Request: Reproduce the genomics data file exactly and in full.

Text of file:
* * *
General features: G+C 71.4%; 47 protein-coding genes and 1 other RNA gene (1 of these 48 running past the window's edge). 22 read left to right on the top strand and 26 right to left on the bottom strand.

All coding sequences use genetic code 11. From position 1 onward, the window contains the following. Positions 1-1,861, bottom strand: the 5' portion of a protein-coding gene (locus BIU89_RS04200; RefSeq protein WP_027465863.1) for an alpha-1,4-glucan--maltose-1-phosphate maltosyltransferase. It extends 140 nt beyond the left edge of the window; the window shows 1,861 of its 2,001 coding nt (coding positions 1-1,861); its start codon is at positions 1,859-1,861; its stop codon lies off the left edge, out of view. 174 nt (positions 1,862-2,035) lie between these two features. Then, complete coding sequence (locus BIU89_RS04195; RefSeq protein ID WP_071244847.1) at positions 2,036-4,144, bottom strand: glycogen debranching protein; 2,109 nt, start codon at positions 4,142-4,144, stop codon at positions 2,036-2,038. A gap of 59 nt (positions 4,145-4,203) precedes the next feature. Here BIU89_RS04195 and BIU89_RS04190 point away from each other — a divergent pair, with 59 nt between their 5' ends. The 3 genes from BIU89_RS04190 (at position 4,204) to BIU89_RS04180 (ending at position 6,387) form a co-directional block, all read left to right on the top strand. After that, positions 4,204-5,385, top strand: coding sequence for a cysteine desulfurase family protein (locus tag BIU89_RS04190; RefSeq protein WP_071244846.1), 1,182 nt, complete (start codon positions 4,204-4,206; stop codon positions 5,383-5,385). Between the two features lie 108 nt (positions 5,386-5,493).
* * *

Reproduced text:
General features: G+C 71.4%; 47 protein-coding genes and 1 other RNA gene (1 of these 48 running past the window's edge). 22 read left to right on the top strand and 26 right to left on the bottom strand.

All coding sequences use genetic code 11. From position 1 onward, the window contains the following. Positions 1-1,861, bottom strand: the 5' portion of a protein-coding gene (locus BIU89_RS04200; RefSeq protein WP_027465863.1) for an alpha-1,4-glucan--maltose-1-phosphate maltosyltransferase. It extends 140 nt beyond the left edge of the window; the window shows 1,861 of its 2,001 coding nt (coding positions 1-1,861); its start codon is at positions 1,859-1,861; its stop codon lies off the left edge, out of view. 174 nt (positions 1,862-2,035) lie between these two features. Then, complete coding sequence (locus BIU89_RS04195; RefSeq protein ID WP_071244847.1) at positions 2,036-4,144, bottom strand: glycogen debranching protein; 2,109 nt, start codon at positions 4,142-4,144, stop codon at positions 2,036-2,038. A gap of 59 nt (positions 4,145-4,203) precedes the next feature. Here BIU89_RS04195 and BIU89_RS04190 point away from each other — a divergent pair, with 59 nt between their 5' ends. The 3 genes from BIU89_RS04190 (at position 4,204) to BIU89_RS04180 (ending at position 6,387) form a co-directional block, all read left to right on the top strand. After that, positions 4,204-5,385, top strand: coding sequence for a cysteine desulfurase family protein (locus tag BIU89_RS04190; RefSeq protein WP_071244846.1), 1,182 nt, complete (start codon positions 4,204-4,206; stop codon positions 5,383-5,385). Between the two features lie 108 nt (positions 5,386-5,493).